If you want to get paid in finance, like really paid, you don't want to waste your time in an investment bank. You want to get yourself to the firm run by Steven Schwarzman. Blackstone released its third quarter results this week and for anyone who happened to miss them, they were a reminder that Schwarzman is a truly massive payer.
In the first nine months of this year, Blackstone set aside $2.2bn for compensating its staff. Blackstone didn't say how many people it employed at this point, but at the end of 2018 it had 2,615 employees. Presuming headcount is roughly similar, that works out at an average of $844k a head for nine months. Annualized, that's $1.1m, each.
Clearly banks pay these sorts of sums too, but they pay them to their top performers and their key managers, not to the average employee. The implication is that no one is average at Blackstone.
This may actually be true. Schwarzman, who has just written a book about what it takes to be excellent, said recently that Blackstone only accepts 1% of people who apply. A minority of them might be flexible thinkers with good but not excellent grades, said Schwarzman, who likes hiring athletes because “they can handle the pain”.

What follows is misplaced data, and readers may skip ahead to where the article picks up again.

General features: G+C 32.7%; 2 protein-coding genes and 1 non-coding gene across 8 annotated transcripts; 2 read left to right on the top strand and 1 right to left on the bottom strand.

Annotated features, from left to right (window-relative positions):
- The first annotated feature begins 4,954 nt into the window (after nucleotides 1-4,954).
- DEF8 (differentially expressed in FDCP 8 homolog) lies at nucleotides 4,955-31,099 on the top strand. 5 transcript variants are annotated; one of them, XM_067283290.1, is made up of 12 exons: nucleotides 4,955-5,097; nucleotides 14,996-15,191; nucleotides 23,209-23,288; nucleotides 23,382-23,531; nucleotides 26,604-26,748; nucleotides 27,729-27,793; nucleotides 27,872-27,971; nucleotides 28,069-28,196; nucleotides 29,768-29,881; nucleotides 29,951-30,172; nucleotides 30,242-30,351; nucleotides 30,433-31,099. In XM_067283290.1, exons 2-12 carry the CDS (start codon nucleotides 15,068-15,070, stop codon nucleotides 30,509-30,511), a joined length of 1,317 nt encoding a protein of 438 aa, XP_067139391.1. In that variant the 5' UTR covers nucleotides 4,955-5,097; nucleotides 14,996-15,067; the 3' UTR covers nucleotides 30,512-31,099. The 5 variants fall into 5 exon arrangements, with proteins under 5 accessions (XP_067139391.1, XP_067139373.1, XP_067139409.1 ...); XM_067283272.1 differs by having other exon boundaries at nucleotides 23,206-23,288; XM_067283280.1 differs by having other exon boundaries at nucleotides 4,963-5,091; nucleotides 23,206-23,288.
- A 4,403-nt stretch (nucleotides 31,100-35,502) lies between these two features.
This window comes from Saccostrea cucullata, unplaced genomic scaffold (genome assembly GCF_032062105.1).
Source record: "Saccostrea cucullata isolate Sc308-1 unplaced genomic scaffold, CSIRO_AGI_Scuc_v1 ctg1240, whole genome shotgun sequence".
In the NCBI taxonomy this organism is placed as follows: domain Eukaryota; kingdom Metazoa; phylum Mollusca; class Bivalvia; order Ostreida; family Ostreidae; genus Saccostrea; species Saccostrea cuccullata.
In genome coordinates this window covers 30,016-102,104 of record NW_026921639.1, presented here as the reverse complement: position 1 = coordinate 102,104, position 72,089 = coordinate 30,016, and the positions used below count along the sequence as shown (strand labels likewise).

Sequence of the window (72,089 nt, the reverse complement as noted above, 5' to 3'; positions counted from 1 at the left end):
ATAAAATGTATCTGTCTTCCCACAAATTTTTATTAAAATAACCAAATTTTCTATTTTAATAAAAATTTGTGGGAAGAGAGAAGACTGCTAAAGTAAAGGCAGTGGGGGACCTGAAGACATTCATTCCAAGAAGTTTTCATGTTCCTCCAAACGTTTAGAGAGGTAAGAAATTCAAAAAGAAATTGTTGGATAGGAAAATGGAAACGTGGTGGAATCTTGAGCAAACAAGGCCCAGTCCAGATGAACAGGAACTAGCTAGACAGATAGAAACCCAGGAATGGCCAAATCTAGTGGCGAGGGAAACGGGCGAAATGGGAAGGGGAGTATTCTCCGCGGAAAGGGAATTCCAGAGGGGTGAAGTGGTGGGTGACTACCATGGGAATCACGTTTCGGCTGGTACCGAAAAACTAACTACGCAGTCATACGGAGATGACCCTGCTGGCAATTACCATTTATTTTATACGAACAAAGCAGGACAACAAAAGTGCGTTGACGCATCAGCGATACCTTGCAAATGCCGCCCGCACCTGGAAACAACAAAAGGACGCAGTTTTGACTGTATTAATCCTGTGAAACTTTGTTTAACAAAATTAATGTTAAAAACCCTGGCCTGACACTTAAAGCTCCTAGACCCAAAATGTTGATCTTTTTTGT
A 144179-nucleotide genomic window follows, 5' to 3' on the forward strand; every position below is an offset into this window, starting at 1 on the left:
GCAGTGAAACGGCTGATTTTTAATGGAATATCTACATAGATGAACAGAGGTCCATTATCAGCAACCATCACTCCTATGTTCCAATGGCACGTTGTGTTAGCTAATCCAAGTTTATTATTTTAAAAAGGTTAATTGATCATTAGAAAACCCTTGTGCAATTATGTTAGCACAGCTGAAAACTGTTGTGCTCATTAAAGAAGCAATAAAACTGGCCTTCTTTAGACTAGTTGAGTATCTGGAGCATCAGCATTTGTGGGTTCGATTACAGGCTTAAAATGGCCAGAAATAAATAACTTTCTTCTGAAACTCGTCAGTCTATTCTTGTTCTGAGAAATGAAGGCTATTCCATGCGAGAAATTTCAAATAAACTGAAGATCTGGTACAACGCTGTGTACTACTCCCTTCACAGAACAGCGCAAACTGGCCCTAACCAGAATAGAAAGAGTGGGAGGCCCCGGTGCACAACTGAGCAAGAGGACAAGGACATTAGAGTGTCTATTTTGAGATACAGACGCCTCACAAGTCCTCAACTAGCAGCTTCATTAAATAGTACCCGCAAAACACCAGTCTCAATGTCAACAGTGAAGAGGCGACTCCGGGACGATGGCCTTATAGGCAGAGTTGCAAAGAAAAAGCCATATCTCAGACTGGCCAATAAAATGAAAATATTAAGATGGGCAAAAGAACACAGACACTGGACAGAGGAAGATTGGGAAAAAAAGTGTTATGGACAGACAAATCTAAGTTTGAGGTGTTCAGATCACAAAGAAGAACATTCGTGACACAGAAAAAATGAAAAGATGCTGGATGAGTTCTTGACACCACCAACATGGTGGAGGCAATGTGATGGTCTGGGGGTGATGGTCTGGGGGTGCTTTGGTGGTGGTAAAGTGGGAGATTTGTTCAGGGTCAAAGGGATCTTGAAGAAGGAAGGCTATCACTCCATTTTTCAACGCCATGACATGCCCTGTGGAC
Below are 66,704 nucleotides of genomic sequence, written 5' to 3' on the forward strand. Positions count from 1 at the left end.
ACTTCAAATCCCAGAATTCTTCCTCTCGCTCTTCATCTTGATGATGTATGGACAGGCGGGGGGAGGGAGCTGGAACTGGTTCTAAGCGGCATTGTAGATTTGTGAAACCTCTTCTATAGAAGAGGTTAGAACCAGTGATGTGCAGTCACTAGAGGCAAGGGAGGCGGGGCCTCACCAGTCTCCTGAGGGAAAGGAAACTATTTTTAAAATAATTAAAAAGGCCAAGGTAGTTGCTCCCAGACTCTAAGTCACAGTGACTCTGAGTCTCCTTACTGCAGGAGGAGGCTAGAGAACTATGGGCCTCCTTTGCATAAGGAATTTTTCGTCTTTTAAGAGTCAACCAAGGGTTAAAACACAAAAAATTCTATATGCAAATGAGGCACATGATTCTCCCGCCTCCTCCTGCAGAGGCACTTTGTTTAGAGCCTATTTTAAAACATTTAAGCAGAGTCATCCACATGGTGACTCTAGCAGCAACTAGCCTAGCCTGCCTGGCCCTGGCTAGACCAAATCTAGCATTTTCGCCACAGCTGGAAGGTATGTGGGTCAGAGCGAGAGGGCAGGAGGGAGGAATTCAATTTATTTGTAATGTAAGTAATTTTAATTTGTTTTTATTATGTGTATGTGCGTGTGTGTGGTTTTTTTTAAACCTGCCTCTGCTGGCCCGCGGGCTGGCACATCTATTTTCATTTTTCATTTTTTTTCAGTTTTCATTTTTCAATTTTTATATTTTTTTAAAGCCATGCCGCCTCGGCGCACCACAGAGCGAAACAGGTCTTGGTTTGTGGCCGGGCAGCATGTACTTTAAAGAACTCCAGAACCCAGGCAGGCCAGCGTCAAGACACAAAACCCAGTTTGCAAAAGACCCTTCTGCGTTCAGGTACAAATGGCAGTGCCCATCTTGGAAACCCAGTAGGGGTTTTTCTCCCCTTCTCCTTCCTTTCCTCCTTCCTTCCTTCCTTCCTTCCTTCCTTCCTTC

Blackstone's people may actually have to handle a small amount of pain this year. Although they are still being paid inordinately well, the company's accounts shows they're having a pay cut compared with last year when average pay was more like $1m by the third quarter - a drop of 16%.
Much of this year's reduction comes from 'performance allocations compensation', both 'realized' and 'unrealized'. This refers to the carried interest private equity professionals receive, both as investments are exited (realized), and to the carried interest accrued in anticipation of an exit (unrealized). For carried interest to increase, Blackstone employees need to hope for a healthier environment for IPOs in 2020.
Photo by Pepi Stojanovski on Unsplash
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